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New frontiers in vaccine hesitancy research: a border-spanning collaboration

An exciting project is taking shape at WithinReach. After nine years of extraordinary work in the vaccine hesitancy field, Vax Northwest is embarking on a new project, and we’re doing so with new partners—
a wide range of researchers from, or interested in, the midwifery community who come from both the United States and Canada.

Midwives are a very influential group of health care providers. Midwives attend 8.3% of births in the United States [1], but their knowledge, attitudes and beliefs about vaccines have not been robustly studied. Likewise, we know very little about the people who seek care from the midwifery community. In our attempt to engage as many leverage points as possible in building vaccine confidence, Vax Northwest has elected to focus on the midwifery community.

On January 10th, more than 20 researchers and practitioners from the fields of midwifery, naturopathy, allopathic medicine, public health, pediatrics, and anthropology, among others, came together at WithinReach to define a research agenda related to midwives (and other perinatal providers to a lesser extent). We had a rich and varied conversation that culminated in three research questions that Vax Northwest and our partners will address going forward:

    1) What are the knowledge, attitudes, and beliefs of midwives toward vaccines? (Are they advocates of vaccines?
    Do they want to be advocates of vaccines? What support is needed to become better vaccine advocates?)

    2) What are the characteristics of people who seek midwifery care? (Are they more likely to be vaccine hesitant? Are they dissatisfied with ‘traditional’ medicine?)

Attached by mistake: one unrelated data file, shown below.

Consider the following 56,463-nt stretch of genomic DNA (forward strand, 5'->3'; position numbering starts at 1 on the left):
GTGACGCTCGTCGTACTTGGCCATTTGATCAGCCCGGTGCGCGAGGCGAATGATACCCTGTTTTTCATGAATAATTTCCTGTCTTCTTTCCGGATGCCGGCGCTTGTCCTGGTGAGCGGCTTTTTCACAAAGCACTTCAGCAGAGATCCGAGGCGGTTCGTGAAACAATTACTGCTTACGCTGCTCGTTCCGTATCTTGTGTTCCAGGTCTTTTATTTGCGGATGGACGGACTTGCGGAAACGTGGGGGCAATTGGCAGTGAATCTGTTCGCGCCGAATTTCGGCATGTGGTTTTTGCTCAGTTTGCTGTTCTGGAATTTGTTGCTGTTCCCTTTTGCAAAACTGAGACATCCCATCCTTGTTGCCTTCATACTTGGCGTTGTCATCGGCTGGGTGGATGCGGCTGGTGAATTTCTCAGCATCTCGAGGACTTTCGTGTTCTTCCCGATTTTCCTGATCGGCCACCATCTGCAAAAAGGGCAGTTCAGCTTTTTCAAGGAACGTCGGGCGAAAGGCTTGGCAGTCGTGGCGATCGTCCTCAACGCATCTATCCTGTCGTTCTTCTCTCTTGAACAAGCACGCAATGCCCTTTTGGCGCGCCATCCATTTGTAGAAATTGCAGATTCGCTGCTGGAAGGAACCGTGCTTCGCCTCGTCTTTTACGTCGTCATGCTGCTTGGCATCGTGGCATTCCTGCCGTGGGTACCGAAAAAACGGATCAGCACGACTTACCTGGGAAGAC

3) What is the vaccination status of children in Washington, by the type of provider who attended their birth (midwife, physician, etc.)? Is there an association between provider type and immunization status?

“As an observer, it was a fascinating experience to listen to experts in various fields discuss current information and determine what new information is needed before deciding on specific research questions. Since the influence of the midwifery community on the decision to vaccinate children has not been studied, it will be exciting to see how these new research questions will help us better understand vaccine hesitancy” noted Cristina Cardenas, a WithinReach AmeriCorps service member, who participated in the meeting and has a special interest in immunizations.

Making policy, decisions, or interventions based off anecdotal evidence can be ineffective, or even worse, backfire. That’s why Vax Northwest has such a strong focus on creating a research foundation before we act. After several years of sharing the informative and well-received results of our previous research, we’re excited to be breaking new ground with this project and adding to the vaccine hesitancy research base. As always, we’ll do so in collaboration with the right partners with the goal of keeping all Washington families thriving and healthy.

Stay tuned for more updates!

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[1] https://www.cdc.gov/nchs/data/nvsr/nvsr64/nvsr64_12.pdf

Tags: Canada   immunizations   midwife   midwifery care   research   vaccines   Vax Northwest   Washington state   

What’s new with the HPV vaccine?

You may have heard that the Advisory Committee on Immunization Practices approved a 2-dose HPV vaccination series, a change from the previous 3-dose series. This recommendation was immediately adopted by the Centers for Disease Control, meaning the 2-dose series is now the official recommendation nationally.
This news is especially exciting because Washington State has struggled to bring up our HPV vaccination rates, and eliminating the third dose should greatly improve our overall rate of teens fully protected from HPV. Though there are some details that health care providers need to be aware of, if an adolescent starts/started the series before age 15, and it has been at least five months since the first does for those who already started the series, they’re good to go with two doses.